I was shopping at Target for my nephew the other day and noticed this sign above a rack of boys’ t-shirts:

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What made me pay attention was the “wear them out” line — the implication being that boys are rough and tough and hard on clothes, and that these t-shirts are made for that. Another rack had a sign referring to boys expressing themselves (they all had some image or phrase on them):

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I looked directly across the aisle to the girls’ section, where I saw this:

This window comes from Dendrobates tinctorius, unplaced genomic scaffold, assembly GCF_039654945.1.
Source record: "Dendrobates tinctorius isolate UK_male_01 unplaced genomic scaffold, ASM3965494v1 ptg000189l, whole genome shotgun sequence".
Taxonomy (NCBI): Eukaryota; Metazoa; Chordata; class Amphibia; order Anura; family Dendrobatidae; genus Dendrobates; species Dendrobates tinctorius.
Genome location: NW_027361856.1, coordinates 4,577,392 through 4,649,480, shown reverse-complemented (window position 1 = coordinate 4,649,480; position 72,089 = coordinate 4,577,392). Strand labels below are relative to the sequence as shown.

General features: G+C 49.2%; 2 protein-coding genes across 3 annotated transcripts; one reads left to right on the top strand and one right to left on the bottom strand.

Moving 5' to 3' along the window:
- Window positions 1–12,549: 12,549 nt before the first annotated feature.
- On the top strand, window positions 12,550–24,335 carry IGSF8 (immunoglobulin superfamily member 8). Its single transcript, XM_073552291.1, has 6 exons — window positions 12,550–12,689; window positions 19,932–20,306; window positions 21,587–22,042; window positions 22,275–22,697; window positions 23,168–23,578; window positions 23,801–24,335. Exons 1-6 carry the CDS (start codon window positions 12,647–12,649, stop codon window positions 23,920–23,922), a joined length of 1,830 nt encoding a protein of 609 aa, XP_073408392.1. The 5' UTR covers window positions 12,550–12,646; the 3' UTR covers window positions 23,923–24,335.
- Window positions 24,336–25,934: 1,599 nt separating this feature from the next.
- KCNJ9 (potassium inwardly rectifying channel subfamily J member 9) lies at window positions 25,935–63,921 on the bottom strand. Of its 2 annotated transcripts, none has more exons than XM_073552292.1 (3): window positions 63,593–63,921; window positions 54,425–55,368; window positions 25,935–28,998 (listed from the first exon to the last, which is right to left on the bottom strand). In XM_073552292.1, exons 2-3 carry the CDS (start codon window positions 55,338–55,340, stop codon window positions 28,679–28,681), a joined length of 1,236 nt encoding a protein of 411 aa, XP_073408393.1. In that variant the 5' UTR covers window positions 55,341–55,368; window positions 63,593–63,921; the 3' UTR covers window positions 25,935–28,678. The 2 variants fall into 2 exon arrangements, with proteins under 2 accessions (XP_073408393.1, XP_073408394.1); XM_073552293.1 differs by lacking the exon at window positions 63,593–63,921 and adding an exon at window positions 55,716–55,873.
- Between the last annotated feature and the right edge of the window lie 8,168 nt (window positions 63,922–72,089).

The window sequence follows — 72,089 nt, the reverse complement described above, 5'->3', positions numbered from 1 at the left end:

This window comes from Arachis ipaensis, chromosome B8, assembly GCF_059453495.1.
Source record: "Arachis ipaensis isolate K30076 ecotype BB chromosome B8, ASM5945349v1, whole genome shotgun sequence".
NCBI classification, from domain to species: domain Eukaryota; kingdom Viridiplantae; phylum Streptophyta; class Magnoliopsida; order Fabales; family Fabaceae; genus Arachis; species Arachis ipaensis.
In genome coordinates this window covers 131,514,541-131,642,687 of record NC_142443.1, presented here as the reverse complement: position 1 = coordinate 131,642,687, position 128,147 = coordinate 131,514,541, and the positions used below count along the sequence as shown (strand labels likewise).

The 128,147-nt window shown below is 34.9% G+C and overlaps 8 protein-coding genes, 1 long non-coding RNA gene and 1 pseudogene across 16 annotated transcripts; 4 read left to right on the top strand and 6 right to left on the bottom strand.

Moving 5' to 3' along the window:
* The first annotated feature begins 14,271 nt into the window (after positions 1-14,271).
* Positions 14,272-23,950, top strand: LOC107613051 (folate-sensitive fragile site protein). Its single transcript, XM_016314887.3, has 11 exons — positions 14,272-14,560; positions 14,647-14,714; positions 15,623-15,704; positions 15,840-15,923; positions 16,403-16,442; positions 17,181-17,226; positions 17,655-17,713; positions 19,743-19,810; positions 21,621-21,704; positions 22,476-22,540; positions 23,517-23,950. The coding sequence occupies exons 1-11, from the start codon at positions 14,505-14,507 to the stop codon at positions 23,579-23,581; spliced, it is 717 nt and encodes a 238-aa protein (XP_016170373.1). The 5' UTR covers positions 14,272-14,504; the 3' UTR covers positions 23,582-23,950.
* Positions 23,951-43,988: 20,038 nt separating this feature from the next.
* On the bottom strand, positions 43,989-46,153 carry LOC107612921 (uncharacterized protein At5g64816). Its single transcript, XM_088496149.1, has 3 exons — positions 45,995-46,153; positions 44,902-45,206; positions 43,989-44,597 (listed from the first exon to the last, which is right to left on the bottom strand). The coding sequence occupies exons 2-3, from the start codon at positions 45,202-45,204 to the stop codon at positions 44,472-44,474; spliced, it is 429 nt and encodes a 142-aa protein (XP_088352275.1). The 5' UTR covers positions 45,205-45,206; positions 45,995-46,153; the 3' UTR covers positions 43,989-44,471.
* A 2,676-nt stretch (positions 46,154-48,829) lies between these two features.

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The other racks on the girls’ side stressed the price but didn’t have a tagline like these.

It’s a small thing. Clearly these aren’t representative–they’re the posters that were up that day at one Target, and I haven’t checked around to compare the language on racks of children’s clothing at other stores. But I couldn’t help but think that it was unlikely you’d see girls’ clothing sold with the line “wear them out” and its assumption of roughness and activity. On the other hand, I didn’t see any signs on the boys’ side that said anything about being cute or “sweet.”

Also see: Tonka Trucks are “built for boyhood” and the much-beloved 1980s Lego ad.

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